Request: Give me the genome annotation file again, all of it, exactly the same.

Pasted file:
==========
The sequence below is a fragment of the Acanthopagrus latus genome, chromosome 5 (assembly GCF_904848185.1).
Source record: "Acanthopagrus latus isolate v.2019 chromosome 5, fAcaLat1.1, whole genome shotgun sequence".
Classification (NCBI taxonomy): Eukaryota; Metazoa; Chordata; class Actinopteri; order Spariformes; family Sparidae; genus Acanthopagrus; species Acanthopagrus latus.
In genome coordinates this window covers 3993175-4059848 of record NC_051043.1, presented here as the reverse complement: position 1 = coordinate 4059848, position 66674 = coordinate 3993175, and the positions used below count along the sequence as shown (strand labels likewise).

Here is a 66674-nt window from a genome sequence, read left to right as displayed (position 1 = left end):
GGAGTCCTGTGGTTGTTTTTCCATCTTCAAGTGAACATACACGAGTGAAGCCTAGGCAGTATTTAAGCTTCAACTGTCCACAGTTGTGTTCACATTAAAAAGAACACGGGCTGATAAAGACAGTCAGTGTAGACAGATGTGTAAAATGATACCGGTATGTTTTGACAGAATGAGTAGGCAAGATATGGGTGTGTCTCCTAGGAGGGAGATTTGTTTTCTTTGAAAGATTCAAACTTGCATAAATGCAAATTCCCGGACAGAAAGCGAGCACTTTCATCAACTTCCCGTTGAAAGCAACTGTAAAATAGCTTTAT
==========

The sequence below is a fragment of the Acanthopagrus latus genome, chromosome 5 (assembly GCF_904848185.1).
Source record: "Acanthopagrus latus isolate v.2019 chromosome 5, fAcaLat1.1, whole genome shotgun sequence".
Classification (NCBI taxonomy): Eukaryota; Metazoa; Chordata; class Actinopteri; order Spariformes; family Sparidae; genus Acanthopagrus; species Acanthopagrus latus.
In genome coordinates this window covers 3993175-4059848 of record NC_051043.1, presented here as the reverse complement: position 1 = coordinate 4059848, position 66674 = coordinate 3993175, and the positions used below count along the sequence as shown (strand labels likewise).

Here is a 66674-nt window from a genome sequence, read left to right as displayed (position 1 = left end):
GGAGTCCTGTGGTTGTTTTTCCATCTTCAAGTGAACATACACGAGTGAAGCCTAGGCAGTATTTAAGCTTCAACTGTCCACAGTTGTGTTCACATTAAAAAGAACACGGGCTGATAAAGACAGTCAGTGTAGACAGATGTGTAAAATGATACCGGTATGTTTTGACAGAATGAGTAGGCAAGATATGGGTGTGTCTCCTAGGAGGGAGATTTGTTTTCTTTGAAAGATTCAAACTTGCATAAATGCAAATTCCCGGACAGAAAGCGAGCACTTTCATCAACTTCCCGTTGAAAGCAACTGTAAAATAGCTTTAT